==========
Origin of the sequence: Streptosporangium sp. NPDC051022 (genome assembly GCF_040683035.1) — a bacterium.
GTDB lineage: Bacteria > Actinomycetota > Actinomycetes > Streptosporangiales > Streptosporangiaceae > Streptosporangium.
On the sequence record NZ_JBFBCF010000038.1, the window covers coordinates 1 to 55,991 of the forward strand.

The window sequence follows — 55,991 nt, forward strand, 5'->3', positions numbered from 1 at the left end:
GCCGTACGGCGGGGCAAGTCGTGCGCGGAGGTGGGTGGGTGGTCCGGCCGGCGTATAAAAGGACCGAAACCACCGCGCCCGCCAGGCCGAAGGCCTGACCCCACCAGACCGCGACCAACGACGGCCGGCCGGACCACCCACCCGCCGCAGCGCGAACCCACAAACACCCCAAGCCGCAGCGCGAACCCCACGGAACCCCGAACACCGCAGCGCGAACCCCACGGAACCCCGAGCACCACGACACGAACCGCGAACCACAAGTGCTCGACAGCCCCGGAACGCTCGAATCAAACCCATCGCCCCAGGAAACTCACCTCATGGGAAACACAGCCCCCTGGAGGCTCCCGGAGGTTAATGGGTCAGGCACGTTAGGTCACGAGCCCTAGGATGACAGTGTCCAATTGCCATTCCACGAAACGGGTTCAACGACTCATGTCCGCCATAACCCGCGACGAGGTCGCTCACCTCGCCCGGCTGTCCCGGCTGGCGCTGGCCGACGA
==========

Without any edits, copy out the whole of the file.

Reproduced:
Origin of the sequence: Streptosporangium sp. NPDC051022 (genome assembly GCF_040683035.1) — a bacterium.
GTDB lineage: Bacteria > Actinomycetota > Actinomycetes > Streptosporangiales > Streptosporangiaceae > Streptosporangium.
On the sequence record NZ_JBFBCF010000038.1, the window covers coordinates 1 to 55,991 of the forward strand.

The window sequence follows — 55,991 nt, forward strand, 5'->3', positions numbered from 1 at the left end:
GCCGTACGGCGGGGCAAGTCGTGCGCGGAGGTGGGTGGGTGGTCCGGCCGGCGTATAAAAGGACCGAAACCACCGCGCCCGCCAGGCCGAAGGCCTGACCCCACCAGACCGCGACCAACGACGGCCGGCCGGACCACCCACCCGCCGCAGCGCGAACCCACAAACACCCCAAGCCGCAGCGCGAACCCCACGGAACCCCGAACACCGCAGCGCGAACCCCACGGAACCCCGAGCACCACGACACGAACCGCGAACCACAAGTGCTCGACAGCCCCGGAACGCTCGAATCAAACCCATCGCCCCAGGAAACTCACCTCATGGGAAACACAGCCCCCTGGAGGCTCCCGGAGGTTAATGGGTCAGGCACGTTAGGTCACGAGCCCTAGGATGACAGTGTCCAATTGCCATTCCACGAAACGGGTTCAACGACTCATGTCCGCCATAACCCGCGACGAGGTCGCTCACCTCGCCCGGCTGTCCCGGCTGGCGCTGGCCGACGA